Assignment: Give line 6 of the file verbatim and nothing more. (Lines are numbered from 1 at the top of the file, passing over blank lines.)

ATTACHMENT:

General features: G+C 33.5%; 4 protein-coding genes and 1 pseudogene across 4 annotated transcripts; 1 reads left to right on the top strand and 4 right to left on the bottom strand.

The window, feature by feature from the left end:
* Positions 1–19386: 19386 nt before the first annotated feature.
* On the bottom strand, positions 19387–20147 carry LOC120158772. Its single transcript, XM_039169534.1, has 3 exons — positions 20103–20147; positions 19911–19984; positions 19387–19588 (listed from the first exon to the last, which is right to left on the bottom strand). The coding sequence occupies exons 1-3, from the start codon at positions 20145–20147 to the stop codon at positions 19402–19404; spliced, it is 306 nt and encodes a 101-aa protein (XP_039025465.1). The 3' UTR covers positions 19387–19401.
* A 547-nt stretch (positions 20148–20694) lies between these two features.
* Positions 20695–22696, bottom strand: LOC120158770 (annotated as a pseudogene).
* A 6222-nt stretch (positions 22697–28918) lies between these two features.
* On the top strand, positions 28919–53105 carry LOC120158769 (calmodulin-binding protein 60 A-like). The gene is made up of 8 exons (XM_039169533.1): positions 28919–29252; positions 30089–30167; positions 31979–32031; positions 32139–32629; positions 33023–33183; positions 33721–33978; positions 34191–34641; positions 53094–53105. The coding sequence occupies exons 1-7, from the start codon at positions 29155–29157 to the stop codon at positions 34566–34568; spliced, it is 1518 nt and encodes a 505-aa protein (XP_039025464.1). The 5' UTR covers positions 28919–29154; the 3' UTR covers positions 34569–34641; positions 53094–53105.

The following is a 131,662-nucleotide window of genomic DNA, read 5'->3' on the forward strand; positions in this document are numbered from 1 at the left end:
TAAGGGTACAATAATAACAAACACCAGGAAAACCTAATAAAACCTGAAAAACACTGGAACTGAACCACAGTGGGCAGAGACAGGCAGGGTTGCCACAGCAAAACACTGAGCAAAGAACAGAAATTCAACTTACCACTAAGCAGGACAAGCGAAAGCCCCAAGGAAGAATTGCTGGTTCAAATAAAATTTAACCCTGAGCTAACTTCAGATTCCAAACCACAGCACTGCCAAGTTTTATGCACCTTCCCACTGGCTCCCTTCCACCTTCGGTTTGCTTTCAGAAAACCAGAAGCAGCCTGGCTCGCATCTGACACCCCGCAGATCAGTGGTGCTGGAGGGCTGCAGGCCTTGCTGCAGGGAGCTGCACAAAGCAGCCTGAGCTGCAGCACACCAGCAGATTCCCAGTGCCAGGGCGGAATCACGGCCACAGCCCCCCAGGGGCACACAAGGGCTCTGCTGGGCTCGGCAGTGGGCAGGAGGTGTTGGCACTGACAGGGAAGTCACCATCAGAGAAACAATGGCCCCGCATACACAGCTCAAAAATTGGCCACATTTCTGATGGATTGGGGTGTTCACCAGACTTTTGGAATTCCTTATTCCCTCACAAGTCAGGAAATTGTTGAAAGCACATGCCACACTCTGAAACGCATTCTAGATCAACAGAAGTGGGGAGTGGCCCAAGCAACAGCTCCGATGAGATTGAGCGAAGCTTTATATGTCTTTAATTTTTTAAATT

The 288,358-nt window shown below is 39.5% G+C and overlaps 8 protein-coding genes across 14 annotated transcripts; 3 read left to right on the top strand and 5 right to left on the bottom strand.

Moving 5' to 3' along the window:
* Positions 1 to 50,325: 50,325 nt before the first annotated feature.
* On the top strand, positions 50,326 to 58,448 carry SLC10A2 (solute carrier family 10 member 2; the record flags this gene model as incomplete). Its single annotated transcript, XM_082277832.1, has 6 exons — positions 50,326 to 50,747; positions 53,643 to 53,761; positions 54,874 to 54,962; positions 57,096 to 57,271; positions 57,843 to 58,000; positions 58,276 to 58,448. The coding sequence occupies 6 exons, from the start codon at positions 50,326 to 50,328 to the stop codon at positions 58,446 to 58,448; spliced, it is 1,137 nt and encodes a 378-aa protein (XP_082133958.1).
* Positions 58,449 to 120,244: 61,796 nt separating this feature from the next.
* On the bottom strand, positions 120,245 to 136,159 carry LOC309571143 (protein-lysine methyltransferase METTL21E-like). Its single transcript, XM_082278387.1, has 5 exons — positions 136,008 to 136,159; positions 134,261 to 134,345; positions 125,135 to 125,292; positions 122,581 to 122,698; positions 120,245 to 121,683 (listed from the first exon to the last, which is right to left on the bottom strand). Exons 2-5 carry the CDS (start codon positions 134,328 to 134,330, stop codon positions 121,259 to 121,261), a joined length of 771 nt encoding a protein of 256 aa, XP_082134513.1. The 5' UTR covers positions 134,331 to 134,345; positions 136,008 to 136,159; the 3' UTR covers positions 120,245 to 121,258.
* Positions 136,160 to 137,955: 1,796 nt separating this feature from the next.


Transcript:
* Positions 20695–22696, bottom strand: LOC120158770 (annotated as a pseudogene).